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Le Petit Vingtième: 90th Birthday, 01/11/2018

#1 · Posted: 2 Nov 2018 19:23
Note: In case you missed it yesterday, I posted a piece on our Facebook page, to mark the 90th anniversary of the launch of Le Petit Vingtième, the newspaper supplement which would, in a few short weeks, launch the adventures of our favourite boy reporter. I will re-post it below, but be sure to sign up for our Facebook and Twitter feeds, just to keep abreast of all that is going on!

90 years ago today, the first in a new series of children's supplements was published by Brussels newspaper Le Vingtième Siècle. Entitled Le Petit Vingtième, it's chief contributor, editor, designer, art director and chief-cook-and-bottle-washer was a young man, who, having been engaged as an (unsuccessful) photographer, had caught the attention of the publisher Norbert Wallez - Georges Remi, better known as Hergé.

Lacking polish, and lacklustre in layout and design, it shows the lack of resources and budget available to the young editor, who obviously struggled to fill eight pages; if it's remarkable at all, the first issue stands out for just how un-entertaining a children's supplement could be.

The tone is one of stuffy moralizing and dry education: a mixture of stories in the form of parables, punctuated by self-improvement features on the importance of cleaning one's teeth, "motivational" slogans ("More than riches, look for and value the nobility of the heart"; "Observe the rules of hygiene for you and for others"; "Know Belgium and be proud - it is illustrious, it is beautiful") and pieces on the production of rice. And so it plods on: the civic architecture of Brussels; the benefits of modern lighting on eyesight; stone axes; a page of hoary old humourless "gag" cartoons culled from papers and magazines from around the globe; and an entire back page on Scouting (playing to his strengths here, Hergé being a keen scout, is probably at his most enthusiastic (not saying much, the bar isn't high), and does at least add a flourish with a decorative band showing Scouts in silhouette.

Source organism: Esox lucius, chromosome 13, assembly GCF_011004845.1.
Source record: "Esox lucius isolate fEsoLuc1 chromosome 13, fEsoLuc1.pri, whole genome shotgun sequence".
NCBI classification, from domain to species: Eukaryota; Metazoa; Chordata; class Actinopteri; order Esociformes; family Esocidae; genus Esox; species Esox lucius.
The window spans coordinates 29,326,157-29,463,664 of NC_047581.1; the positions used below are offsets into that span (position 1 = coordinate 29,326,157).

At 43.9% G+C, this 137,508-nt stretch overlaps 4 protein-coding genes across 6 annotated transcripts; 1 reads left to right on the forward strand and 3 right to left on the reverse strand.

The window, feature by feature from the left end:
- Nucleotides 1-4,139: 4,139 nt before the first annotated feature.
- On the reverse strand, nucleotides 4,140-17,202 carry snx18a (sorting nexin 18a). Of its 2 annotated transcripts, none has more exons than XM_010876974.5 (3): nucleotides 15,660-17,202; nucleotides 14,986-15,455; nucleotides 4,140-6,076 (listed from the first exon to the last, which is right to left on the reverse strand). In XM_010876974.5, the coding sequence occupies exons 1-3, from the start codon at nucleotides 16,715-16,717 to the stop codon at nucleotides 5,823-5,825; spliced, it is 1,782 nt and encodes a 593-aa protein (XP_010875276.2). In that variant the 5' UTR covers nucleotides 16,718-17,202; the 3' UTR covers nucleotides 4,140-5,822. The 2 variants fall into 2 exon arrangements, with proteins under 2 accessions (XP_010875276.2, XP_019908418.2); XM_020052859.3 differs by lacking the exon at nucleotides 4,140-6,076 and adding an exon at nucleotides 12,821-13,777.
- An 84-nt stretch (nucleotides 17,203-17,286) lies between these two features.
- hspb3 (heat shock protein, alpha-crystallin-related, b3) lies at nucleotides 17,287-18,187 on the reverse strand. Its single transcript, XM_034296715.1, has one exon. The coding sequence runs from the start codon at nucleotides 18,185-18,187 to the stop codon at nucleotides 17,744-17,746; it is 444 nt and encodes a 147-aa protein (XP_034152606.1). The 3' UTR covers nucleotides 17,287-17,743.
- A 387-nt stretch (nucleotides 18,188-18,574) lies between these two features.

This last points us back to the centre spread of the supplement, which features what would in later years be his chief domain - a comic strip. Unfortunately you would have had to be an especially gifted psychic to divine that from the evidence of the story on offer here.

Les extraordinare aventures de Flup, Nénesse, Poussette et Cochonnet has almost nothing to commend it, being an all-but-impossible to enjoy fiasco, being about three children, an inflatable rubber pig, and their accidental trip to an appallingly stereotyped Africa, peopled by barbaric cannibals and benevolent Belgian missionaries.

Written by "Smettini", a pseudonym for a sports-writer on the main paper called De Smet, and drawn with little or no care by Hergé, it's an awful piece of work, which only seems to have held the artist's attention in so far as it helped to fill two of his pages.

Thankfully it lasted only ten weeks, at which point Hergé was able to include a new strip in its place, entirely of his own creation, and with it introduce the world to Tintin.

The birth of Le Petit Vingtème was inauspicious, but it did lead to greater things. The one foreshadowing of what was to come later, and the one saving grace of Flup, Nénesse, et. al, is the incidental inclusion of a small white dog, with more than a hint of fox terrier about him...

Could it be...?
#2 · Posted: 3 Nov 2018 05:45
Quite interesting! I do not know whether it would be appropriate, but happy birthday Le Petit Vingtième!
#3 · Posted: 5 Nov 2018 20:12
Happy Birthday le Petit XXème and 'hip hip hurra' for what was to come. On another note "Les extraordinare aventures de Flup, Nénesse, Poussette et Cochonnet" weren't that bad.
It was 1918, it was intended for small children...
#4 · Posted: 6 Nov 2018 10:12
It was 1918, it was intended for small children...

It was 1928, and small children definitely deserve better than an inflatable rubber pig and wildly stereotyped Africans, whatever the date!
Smettini was no story teller, and Hergé's work on Totor and Le Sifflet from the same period are better, and more indicative of the direction he would take with Soviets and his later work.

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